11. A new report puts the spotlight on national security risks from climate change.
The AP reported how a new US government report says climate change will likely pose a significant national security challenge over the next twenty years “by heightening social and political tensions, threatening the stability of some countries and increasing risks to human health.”
President Barack Obama commented on the report in a tweet, saying “We can’t sit idly by. Climate change is likely to threaten our national security—we must act now.”
— Barack Obama (@BarackObama) September 22, 2016
12. The key to tackling climate change is… electrifying everything.
So writes David Roberts for Vox: “Replace technologies that still run on combustion, like gasoline vehicles and natural gas heating and cooling, with alternatives that run on electricity, like electric vehicles and heat pumps. Get as much of our energy consumption as possible hooked up to the power grid.”
13. Vancouver causes a stir by saying it will phase out natural gas by 2050.
“The need for electrification is well understood by climate and energy experts, but I’m not sure it has filtered down to the public yet,” Roberts writes in the Vox piece highlighted above. Roberts may be on to something, because Vancouver’s announcement that – in the future – boilers, stoves and similar household appliances will no longer run on natural gas caused a bit of a stir.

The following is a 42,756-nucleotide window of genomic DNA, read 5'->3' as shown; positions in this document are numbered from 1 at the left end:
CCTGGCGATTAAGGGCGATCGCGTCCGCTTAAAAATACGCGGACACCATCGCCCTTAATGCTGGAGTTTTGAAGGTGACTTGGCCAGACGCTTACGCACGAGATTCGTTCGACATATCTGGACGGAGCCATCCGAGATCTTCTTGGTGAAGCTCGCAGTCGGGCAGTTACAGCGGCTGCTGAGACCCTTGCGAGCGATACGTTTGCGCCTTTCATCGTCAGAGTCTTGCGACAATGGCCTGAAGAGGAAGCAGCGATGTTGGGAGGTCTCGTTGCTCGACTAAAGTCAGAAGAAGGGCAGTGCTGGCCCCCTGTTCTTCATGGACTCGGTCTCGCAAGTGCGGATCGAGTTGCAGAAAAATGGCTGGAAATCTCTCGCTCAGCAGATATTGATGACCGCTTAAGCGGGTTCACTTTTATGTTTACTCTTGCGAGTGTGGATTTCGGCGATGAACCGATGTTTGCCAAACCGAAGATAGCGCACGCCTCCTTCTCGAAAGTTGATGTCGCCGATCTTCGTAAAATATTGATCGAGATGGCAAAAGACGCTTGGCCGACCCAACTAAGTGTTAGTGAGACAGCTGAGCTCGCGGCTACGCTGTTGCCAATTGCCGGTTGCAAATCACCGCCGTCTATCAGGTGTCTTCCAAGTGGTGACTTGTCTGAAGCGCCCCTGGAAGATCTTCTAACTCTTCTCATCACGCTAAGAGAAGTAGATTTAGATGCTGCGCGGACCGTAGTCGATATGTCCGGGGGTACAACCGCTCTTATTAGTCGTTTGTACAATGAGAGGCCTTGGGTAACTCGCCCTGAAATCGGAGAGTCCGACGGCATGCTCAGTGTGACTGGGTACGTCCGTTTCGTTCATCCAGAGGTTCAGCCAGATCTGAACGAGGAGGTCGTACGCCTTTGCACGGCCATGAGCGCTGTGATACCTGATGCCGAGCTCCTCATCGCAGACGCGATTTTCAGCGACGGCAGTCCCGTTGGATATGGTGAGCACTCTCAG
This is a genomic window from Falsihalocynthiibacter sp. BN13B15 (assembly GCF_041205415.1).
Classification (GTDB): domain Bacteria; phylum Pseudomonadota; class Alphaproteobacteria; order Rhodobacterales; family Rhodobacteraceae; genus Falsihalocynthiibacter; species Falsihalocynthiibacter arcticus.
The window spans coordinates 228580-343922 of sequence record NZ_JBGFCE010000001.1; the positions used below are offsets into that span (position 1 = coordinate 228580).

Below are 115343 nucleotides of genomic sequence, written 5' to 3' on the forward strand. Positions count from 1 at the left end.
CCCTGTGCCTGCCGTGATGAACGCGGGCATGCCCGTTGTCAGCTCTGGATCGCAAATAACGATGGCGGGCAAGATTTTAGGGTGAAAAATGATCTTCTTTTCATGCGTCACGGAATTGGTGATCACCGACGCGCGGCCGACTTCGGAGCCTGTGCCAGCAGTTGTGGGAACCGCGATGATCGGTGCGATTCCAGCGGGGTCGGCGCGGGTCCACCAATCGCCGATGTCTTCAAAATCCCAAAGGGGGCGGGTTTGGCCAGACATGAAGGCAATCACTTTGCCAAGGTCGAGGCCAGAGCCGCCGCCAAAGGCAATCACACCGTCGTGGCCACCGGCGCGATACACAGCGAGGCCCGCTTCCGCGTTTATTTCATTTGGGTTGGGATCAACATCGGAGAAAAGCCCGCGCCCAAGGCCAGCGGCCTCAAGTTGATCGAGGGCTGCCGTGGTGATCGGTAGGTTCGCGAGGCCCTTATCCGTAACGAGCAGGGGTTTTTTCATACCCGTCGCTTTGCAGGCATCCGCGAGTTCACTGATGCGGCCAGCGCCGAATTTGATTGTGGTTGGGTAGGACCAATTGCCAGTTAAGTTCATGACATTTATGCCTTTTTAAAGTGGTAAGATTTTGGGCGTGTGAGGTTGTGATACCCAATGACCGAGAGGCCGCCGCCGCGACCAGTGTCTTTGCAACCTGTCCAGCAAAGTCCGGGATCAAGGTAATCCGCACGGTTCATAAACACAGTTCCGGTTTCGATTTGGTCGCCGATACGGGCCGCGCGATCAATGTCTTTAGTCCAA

CBC News reports how earlier this year, the Canadian city passed a motion to eliminate greenhouse gas emissions, including the use of fossil-fuel-based natural gas, from all new homes and other buildings by 2030. The plan is part of the city’s strategy to power Vancouver with only renewable energy sources by 2050.
Jordan Bateman of the Canadian Taxpayers Federation wasn’t quite electrified by the news but still said he was “shocked” to hear of the city’s move, the CBC reports.
— Stephen Hui (@StephenHui) September 23, 2016
14. Many cities around the world are celebrating car-free days this month, here’s how you could take part.
Every year on and around 22 September, people around the world ditch their cars in the name of climate action and healthier living. The Daily Planet has listed 12 examples of how people enjoy car-free days.
Looking for something to fix?
One of these stories may just inspire your next business venture:
- Climate change is threatening the world’s coffee supply. A new report highlights how the global area suitable for coffee will be reduced by about 50 per cent across emission scenarios, the New York Times reports.
- Some scientists are actually “too frightened” to reveal the true impact of climate change. Climate Home reports how some researchers are failing in their duty because of timidity.